1. We examined the numerical dynamics in four natural populations of the least killifish [Heterandria formosaAgassiz (1855)]; to ascertain how those dynamics affected the expression of key life-history traits and, in turn, whether life-history variation among populations might be responsible for different dynamic properties. Populations were chosen from two types of communities, spring-fed rivers and lakes, to examine the relative influence of community characteristics on these relationships.
2. Populations in lakes had lower densities, more female-biased sex ratios and a smaller proportion of immature individuals than populations in rivers. Predator faunas differed between habitats and the ratio of predator to H. formosa density was higher in lakes than in rivers.
3. Females in lake populations were 35−40% larger than river females. Female size was positively correlated with the number of broods carried by a female at any given time and the number of offspring in a particular brood. These correlations and the larger body size of females in lake populations indicate that the reproductive output per female was higher in lake than river populations.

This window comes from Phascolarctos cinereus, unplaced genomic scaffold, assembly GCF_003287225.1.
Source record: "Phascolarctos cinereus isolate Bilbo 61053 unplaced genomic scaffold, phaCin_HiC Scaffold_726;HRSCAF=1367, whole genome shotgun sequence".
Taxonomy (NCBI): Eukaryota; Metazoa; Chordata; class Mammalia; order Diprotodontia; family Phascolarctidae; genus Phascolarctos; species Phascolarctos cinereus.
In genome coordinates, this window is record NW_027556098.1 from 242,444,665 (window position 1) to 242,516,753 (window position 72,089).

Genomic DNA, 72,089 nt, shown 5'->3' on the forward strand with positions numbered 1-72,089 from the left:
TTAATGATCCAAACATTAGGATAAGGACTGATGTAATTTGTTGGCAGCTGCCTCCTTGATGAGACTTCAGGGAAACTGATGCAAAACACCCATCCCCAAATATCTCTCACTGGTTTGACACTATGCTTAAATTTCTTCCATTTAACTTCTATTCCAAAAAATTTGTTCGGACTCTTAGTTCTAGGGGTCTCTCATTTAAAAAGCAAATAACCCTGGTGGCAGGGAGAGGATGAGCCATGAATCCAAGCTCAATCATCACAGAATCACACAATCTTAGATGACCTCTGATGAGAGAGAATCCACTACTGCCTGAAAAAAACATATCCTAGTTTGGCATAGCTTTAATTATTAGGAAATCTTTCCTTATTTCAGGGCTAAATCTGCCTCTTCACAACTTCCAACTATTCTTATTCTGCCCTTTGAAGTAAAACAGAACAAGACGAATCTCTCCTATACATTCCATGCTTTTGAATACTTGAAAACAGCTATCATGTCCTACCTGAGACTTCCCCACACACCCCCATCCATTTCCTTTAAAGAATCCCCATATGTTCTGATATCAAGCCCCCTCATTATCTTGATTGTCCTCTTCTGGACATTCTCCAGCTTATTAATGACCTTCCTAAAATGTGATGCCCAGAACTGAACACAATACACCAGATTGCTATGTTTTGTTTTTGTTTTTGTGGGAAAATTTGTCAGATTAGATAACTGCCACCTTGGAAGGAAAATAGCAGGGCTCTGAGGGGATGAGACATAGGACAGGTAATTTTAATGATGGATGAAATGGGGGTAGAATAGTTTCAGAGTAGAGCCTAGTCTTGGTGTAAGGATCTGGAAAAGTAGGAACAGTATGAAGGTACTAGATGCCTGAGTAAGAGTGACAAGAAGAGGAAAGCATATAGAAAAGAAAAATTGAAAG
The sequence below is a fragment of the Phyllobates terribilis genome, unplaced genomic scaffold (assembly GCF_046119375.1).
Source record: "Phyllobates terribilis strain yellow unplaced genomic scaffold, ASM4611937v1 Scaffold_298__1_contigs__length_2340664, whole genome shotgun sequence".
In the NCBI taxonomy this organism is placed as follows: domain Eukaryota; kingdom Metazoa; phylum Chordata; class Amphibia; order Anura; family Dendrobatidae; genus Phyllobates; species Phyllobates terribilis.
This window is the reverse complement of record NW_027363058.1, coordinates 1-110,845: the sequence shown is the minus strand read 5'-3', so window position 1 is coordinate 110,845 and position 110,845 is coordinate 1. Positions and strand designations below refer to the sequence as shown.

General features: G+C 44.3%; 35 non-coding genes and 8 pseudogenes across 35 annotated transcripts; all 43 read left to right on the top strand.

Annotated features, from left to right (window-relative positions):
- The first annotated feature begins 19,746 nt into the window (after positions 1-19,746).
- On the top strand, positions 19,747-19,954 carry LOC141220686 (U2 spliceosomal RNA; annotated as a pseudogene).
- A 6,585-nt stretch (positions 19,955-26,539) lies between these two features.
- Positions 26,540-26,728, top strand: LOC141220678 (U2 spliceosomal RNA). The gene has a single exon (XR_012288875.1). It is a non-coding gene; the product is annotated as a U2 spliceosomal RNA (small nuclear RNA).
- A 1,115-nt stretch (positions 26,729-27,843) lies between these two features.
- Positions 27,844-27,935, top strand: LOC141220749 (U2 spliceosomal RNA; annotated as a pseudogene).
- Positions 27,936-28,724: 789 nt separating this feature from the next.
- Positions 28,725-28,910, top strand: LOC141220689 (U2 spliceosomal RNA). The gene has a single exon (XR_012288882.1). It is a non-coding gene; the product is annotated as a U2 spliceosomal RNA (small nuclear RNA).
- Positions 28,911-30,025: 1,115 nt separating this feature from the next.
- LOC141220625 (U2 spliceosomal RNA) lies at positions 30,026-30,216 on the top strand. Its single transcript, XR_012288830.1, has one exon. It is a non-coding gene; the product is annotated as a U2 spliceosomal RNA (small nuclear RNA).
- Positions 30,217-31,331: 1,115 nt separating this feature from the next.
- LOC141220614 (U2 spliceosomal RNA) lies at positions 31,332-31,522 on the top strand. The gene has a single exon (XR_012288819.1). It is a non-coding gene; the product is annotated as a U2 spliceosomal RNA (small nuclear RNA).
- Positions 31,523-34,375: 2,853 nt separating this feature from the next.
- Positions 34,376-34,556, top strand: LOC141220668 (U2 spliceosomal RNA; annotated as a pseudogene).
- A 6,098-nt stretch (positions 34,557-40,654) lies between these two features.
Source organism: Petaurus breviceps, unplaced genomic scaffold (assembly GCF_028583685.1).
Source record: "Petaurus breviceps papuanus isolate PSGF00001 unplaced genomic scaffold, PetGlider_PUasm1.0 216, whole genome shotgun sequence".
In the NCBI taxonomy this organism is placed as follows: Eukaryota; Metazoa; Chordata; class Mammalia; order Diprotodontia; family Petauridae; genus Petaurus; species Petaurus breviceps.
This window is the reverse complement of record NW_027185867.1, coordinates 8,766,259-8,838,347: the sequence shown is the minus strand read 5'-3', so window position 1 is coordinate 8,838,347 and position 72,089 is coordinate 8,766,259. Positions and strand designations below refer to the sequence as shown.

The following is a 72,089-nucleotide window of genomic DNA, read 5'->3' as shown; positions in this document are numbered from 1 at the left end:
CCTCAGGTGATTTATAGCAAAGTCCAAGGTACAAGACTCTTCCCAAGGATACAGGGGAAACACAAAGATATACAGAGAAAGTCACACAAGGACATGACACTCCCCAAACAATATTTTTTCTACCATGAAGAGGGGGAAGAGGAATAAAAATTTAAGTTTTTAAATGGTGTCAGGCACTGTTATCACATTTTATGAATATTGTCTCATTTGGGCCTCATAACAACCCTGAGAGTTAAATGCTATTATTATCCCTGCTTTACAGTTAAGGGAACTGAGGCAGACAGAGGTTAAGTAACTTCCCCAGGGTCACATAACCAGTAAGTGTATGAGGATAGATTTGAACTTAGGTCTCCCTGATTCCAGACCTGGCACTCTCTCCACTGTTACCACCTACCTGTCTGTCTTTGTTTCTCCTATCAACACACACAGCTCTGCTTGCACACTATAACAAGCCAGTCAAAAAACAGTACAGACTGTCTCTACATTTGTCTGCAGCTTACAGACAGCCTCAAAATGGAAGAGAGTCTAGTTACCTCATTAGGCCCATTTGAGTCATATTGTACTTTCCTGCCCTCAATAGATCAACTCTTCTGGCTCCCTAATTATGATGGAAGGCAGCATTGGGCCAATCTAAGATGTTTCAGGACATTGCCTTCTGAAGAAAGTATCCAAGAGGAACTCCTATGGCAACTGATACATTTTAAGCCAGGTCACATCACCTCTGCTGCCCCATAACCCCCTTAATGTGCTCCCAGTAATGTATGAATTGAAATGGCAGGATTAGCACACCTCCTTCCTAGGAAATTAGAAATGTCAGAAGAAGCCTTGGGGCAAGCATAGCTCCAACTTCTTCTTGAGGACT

4. Female size was negatively correlated with population density in two of the four populations. After adjusting for the variation in female size, brood size and brood numbers were negatively correlated with population density in only the highest density population.
5. Average offspring size was negatively correlated with brood size in all of the populations, indicating a general trade-off between offspring size and number. The average offspring size in the highest density population was as much as 45% larger than that of all other populations, an effect independent of any phenotypic plasticity in offspring size with respect to female body size or density.
6. The effects of density on female body size are the major avenue for negative feedback of population density on the subsequent dynamics through life-history expression. Whether such an effect is stabilizing or destabilizing cannot yet be determined. If the variation in offspring size among populations is adaptive, it may be a prominent example of density-dependent life-history evolution.